James Murphy was born in Swords, County Dublin in 1860. At some stage he had gone to Liverpool to work in the Mercantile Marine and in 1915, he lived at 116, Miller's Bridge, Bootle, Lancashire, just along the River Mersey from Liverpool.
He engaged as a fireman in the Engineering Department on board the Lusitania, at Liverpool, on the 12th April 1915, at a monthly rate of pay of £6-10s-0d, (£6.50p.), £1-0s-0d., of which was advanced to him at the time. His cousin, William Sinnott, and his uncle, Matthew Murphy also engaged as firemen at the same time. James Murphy’s previous ship had been the
Having completed the Lusitania’s voyage to New York, Fireman Murphy would have been stoking the furnaces when the liner left New York on the afternoon of 1st May 1915, for her return journey to Liverpool. This was never completed, however, because on the afternoon of 7th May 1915, she was torpedoed and sunk within sight of the coast of southern Ireland, by the German submarine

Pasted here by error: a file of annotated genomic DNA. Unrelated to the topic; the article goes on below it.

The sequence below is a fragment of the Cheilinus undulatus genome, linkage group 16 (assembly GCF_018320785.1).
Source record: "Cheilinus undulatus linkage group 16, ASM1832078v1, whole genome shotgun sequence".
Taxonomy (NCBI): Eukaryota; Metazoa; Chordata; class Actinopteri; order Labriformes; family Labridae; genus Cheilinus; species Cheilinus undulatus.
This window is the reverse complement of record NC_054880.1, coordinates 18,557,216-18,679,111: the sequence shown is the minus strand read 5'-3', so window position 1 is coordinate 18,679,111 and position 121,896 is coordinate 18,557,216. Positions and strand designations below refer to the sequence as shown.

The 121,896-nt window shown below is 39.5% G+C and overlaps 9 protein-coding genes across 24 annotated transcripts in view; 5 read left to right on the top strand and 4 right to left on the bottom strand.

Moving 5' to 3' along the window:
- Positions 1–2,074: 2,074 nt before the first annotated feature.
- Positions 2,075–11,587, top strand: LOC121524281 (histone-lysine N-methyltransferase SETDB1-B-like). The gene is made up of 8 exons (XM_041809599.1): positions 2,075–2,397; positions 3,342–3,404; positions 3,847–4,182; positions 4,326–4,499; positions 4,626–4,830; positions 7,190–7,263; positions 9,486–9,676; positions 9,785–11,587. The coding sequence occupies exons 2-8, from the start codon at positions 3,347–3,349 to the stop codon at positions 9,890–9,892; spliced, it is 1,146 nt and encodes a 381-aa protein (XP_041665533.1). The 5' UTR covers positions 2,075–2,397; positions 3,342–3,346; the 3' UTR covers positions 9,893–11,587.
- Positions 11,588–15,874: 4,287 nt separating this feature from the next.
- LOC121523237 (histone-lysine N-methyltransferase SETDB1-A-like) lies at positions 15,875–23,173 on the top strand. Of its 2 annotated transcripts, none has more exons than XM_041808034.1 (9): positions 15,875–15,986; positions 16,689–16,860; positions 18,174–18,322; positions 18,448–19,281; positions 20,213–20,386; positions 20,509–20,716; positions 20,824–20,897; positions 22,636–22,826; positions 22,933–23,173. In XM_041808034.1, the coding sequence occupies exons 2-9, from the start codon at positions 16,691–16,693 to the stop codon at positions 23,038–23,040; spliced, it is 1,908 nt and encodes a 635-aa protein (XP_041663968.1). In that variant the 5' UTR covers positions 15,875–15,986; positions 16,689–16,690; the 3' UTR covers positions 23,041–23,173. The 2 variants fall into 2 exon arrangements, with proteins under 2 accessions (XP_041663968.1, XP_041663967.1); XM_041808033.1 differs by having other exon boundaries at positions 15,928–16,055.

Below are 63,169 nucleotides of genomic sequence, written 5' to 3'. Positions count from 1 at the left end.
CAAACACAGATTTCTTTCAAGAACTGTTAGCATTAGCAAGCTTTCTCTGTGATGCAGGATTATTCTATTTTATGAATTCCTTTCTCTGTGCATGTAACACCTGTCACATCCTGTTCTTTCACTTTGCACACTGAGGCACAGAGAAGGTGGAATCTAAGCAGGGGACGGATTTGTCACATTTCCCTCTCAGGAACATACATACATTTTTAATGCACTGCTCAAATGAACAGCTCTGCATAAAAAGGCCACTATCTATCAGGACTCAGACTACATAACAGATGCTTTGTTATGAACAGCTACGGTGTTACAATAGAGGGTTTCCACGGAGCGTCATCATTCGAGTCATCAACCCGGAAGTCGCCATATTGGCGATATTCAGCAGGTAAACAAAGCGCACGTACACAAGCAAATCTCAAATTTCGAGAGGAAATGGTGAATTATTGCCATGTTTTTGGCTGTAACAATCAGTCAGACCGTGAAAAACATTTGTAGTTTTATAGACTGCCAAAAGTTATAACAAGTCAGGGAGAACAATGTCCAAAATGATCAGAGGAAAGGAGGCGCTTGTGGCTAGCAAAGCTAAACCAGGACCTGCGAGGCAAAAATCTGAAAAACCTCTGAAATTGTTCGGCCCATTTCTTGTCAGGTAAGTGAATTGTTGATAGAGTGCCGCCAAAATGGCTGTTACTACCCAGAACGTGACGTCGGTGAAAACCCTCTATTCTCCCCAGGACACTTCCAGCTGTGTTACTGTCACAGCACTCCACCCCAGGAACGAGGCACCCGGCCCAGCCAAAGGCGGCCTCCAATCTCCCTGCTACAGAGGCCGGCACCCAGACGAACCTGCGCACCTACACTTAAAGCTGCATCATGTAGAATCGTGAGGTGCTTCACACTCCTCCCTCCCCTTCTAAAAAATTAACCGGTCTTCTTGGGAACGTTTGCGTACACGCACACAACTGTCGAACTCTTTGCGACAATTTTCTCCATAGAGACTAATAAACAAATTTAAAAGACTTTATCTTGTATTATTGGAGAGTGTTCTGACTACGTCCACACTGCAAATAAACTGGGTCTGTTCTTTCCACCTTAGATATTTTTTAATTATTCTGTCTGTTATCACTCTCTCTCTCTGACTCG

James Murphy survived this action, however and having been rescued from the sea, he was landed at Queenstown, from where he eventually made it back to Liverpool, having been treated for injuries at Queenstown Infirmary. Once there, he was officially discharged from the last voyage of the Lusitania and was paid the balance of wages owing to him. This sum was in respect of his service on board from 17th April 1915, until 8th May, 24 hours after the vessel had gone down!
His cousin William Sinnott also survived the sinking of the Lusitania; however his uncle, Matthew Murphy was less fortunate and was lost. Fireman Murphy was aged 55 years at the time of his ordeal.
Cunard Records, PRO BT 100/345, UniLiv.D92/1/6.